Outside a downtown Calgary armed forces recruitment office, 14-year military veteran Dave Bona protested what he calls Ottawa’s failure to address the problems stemming from years of mefloquine injections in hot climate conflict zones such as those in Africa.

But Bona said he’s using his efforts travelling throughout western Canada this summer to educate veterans who might be suffering from exposure to the drug and not know it.

“We want to raise awareness, there are so many veterans who have been misdiagnosed with PTSD,” he said.

But he’s also drawing attention to a pair of reports issued to the country’s surgeon general and Health Canada stating there’s no conclusive evidence mefloquine causes permanent or long-lasting psychiatric or neurological damage.


“Based on the surgeon general’s report, I will not be able to receive treatment,” said Bona, who becomes progressively angrier as he speaks about the government reports.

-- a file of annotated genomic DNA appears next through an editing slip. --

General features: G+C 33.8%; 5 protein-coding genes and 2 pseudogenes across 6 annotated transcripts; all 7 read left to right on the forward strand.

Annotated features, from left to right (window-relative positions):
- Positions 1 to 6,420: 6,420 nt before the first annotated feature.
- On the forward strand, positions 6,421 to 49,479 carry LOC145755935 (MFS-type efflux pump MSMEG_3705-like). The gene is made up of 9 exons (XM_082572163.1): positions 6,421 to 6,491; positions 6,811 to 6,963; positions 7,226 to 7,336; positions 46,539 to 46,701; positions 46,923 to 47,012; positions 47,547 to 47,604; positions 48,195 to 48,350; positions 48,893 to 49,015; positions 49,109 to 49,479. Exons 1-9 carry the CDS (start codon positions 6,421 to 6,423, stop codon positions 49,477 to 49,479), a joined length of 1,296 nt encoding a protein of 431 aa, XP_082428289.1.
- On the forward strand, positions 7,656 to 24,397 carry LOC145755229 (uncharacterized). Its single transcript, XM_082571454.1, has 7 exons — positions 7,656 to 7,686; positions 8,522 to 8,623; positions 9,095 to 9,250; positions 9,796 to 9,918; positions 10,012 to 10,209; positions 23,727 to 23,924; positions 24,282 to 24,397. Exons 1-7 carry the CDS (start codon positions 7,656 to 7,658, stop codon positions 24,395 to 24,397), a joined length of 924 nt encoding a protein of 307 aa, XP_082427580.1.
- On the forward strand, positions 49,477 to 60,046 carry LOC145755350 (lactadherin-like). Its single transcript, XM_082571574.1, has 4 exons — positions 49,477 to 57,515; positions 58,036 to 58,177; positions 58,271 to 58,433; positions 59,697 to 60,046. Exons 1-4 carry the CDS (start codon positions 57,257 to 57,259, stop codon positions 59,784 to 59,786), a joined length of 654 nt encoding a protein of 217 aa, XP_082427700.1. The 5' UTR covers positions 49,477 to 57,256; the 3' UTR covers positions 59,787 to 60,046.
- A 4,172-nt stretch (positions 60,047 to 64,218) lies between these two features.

“You’re supposed to look out for your soldiers, you don’t sanitize a report so your government can save a few bucks,” he said.

The man, court-martialled in 2000 for behavioural problems he blames on mefloquine, said he was administered the drug once a week for at least a year in the early 1990s during deployments to Somalia and Rwanda.


Veteran Christian McEachern joins three others during protest in front of the Canadian Forces Recruiting office in downtown Calgary on Thursday July 13, 2017. The group were voicing their opinion on the military’s use of a malaria drug.

Soon after those injections, Bona said his moods became more irrational and aggressive, and over time led to depression and symptoms akin to PTSD.